• Exercising
  • Having certain conditions – For example, Parkinson disease, diabetes, or low thyroid
  • Being pregnant – Some pregnant women do not have enough of the mineral magnesium in their blood. This can cause leg cramps.
  • Taking certain medicines

Is there anything I can do on my own to feel better? — Yes. Things you can try include:

  • Riding a stationary bike for a few minutes before bed – If you normally get little exercise, this might help.
  • Doing stretching exercises (picture 1)
  • Wearing shoes with firm support, especially at the back of your foot around your heel
  • Keeping bed covers loose at the foot of your bed and NOT tucked in
  • Drinking plenty of water, especially if you take diuretics. (Do this only if your doctor or nurse has not told you to limit the amount of water you drink.)
  • Limiting the amount of alcohol and caffeine you drink
  • Staying cool when you exercise, and NOT exercising in very hot weather or hot rooms

If you get a cramp, slowly stretch the cramped muscle. To prevent more cramps, you can try:

  • Walking around or jiggling your leg or foot
  • Lying down with your legs and feet up
  • Taking a hot shower with water spraying on the cramp for 5 minutes, or taking a warm bath
  • Rubbing the cramp with ice wrapped in a towel

Should I see a doctor or nurse? — See a doctor or nurse if:

  • You wake up several times a night with leg cramps
  • Your cramps keep you from getting enough sleep
  • Your cramps are very painful
  • You have cramps in other parts of your body, such as your upper back or belly

Are there tests I should have? — Probably not. Your doctor or nurse will talk with you about your symptoms and do an exam to find out what could be causing your nighttime leg cramps. Depending on your symptoms and exam, you might also need some blood tests.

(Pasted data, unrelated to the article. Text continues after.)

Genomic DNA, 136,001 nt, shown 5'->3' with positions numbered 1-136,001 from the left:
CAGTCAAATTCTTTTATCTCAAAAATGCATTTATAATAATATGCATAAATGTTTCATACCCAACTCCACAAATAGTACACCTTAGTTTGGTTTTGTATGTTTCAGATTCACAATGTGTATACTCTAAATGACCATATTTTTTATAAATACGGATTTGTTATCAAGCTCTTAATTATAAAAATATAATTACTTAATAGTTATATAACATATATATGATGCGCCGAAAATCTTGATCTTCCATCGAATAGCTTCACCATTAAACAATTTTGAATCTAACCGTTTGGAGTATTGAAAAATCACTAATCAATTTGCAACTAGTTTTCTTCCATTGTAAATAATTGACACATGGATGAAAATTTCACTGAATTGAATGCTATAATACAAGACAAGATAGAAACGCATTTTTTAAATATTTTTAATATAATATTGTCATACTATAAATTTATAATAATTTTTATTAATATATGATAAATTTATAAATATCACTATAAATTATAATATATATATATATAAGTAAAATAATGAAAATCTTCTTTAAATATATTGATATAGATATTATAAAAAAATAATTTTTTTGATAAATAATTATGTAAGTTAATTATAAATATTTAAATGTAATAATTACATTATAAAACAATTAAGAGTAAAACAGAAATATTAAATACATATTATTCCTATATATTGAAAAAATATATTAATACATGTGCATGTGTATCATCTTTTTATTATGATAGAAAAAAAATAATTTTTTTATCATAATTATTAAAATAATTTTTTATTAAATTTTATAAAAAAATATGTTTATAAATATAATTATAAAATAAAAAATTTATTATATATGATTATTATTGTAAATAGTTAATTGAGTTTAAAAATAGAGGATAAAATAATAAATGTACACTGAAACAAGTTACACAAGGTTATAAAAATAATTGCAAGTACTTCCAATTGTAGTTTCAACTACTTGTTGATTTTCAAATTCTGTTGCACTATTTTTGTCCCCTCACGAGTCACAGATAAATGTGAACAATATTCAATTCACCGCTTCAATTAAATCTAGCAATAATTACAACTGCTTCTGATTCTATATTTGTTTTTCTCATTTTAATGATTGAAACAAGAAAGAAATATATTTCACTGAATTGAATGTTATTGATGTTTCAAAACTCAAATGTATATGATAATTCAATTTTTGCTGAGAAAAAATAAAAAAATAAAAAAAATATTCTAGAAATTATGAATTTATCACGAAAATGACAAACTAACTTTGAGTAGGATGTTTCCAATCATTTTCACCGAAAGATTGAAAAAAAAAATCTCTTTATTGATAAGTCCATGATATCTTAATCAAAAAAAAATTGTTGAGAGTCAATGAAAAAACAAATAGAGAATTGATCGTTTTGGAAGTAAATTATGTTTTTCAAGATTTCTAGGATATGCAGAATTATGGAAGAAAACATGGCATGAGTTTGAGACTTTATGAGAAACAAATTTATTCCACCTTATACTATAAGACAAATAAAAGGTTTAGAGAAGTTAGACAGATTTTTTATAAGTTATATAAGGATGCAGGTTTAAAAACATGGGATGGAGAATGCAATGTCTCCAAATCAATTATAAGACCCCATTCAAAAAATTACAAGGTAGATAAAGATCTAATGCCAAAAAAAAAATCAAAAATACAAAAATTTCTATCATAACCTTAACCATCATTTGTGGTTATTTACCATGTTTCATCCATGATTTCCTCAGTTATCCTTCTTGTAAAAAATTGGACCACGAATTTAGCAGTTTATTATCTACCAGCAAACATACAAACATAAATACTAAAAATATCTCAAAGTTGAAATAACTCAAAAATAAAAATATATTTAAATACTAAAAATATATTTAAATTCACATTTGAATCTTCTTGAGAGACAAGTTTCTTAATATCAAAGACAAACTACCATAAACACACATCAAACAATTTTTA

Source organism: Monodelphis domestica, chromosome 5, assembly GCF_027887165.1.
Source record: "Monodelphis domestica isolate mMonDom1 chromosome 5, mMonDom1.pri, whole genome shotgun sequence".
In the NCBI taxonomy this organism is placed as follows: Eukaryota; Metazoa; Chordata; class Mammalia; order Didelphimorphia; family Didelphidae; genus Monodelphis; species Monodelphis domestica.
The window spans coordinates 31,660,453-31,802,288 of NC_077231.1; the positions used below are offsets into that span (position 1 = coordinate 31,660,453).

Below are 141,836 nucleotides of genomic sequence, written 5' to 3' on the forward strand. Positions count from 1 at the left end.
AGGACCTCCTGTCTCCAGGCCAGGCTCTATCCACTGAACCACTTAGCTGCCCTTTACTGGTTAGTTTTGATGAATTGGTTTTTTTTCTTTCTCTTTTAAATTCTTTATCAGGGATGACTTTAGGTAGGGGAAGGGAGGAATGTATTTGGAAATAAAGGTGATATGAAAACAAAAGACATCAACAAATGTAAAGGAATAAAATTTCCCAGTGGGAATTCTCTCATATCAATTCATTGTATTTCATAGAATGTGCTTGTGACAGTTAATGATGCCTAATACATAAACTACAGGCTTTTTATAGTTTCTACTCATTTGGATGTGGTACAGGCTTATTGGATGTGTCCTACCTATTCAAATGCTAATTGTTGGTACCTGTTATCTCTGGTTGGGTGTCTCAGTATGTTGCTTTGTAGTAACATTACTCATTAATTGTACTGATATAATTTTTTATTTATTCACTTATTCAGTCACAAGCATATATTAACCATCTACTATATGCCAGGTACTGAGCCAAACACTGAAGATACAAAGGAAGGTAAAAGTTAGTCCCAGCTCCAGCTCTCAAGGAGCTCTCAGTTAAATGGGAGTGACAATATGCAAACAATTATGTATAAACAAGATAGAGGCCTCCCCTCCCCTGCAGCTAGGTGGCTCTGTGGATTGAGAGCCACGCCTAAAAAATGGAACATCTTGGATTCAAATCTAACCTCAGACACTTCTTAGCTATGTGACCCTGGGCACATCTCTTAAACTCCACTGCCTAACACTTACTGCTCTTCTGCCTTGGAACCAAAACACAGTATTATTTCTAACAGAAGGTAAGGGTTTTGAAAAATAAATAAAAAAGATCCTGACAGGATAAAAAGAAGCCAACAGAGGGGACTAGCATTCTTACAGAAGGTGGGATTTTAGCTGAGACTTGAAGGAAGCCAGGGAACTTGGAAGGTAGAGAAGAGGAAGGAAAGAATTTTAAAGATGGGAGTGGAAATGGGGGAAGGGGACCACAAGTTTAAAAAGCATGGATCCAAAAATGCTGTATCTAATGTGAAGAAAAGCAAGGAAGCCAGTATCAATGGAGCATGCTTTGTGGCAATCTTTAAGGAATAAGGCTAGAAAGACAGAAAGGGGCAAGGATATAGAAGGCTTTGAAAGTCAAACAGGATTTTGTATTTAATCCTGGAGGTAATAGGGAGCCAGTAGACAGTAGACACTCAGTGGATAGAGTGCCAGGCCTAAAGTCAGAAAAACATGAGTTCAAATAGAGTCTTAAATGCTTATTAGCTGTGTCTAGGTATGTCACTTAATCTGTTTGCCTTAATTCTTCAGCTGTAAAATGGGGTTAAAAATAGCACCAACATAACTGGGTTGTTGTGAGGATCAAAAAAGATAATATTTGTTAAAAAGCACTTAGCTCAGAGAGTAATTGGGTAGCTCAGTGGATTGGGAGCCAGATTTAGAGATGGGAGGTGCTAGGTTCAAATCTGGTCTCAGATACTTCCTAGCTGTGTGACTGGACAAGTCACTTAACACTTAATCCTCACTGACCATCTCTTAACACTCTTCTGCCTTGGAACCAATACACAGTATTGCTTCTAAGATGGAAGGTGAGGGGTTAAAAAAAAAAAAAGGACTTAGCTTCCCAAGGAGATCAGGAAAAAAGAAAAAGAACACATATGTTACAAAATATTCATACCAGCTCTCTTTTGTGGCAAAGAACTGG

How are nighttime leg cramps treated? — Treatment is different for everyone. Most people have to try a few different things before they find a treatment that helps them.

Treatment options include:

  • Mineral and vitamin supplementation, including vitamin B complex (three times daily, containing 30 mg of vitamin B6) or vitamin E (800 international units before bed), before using prescription medications. Vitamin B complex (containing fursultiamine 50 mg, hydroxocobalamin 250 micrograms, pyridoxal phosphate 30 mg, and riboflavin 5 mg) showed benefit in one randomized trial [40]; and vitamin E was beneficial in some small studies but not others [35,41].

Iron may be helpful in patients who have iron-deficient anemia; and magnesium supplementation may be of benefit in patients with pregnancy-related cramps [19,42]. However, a systematic review of randomized trials comparing magnesium supplementation with placebo identified four trials involving 322 patients with idiopathic (primarily nocturnal) leg cramps; meta-analysis of the trials found no evidence of significant benefit in the frequency or severity of cramping with magnesium therapy [42]. Three trials involving a total of 202 women with pregnancy-associated leg cramps were identified in the systematic review; only one found benefit.

  • If vitamin and mineral supplements are ineffective, you can try diphenhydramine (Benadryl), 12.5 to 50 mg nightly, at bedtime.

How to stretch the backs of your legs

Stand facing the wall, feet together, about 2 feet from the wall. With your heels firmly on the floor and your shoulders, hips, and knees lined up straight, lean forward into the wall. This should stretch the backs of your legs. Hold this position for 10 to 30 seconds. Repeat 5 times each session, at least twice a day.

Leg stretch

Gentle Oral Rehydration

If you are vomiting or have diarrhea, the greatest danger to your health is dehydration. This means your body doesn’t have enough water to function normally. Some symptoms of dehydration are thirst, weakness, and dizziness, especially when you stand up quickly. The best way to treat dehydration is with frequent, small amounts of liquids. Drinking too much or too fast can trigger more vomiting.

To rehydrate after vomiting:

1. Don’t eat or drink anything for two hours.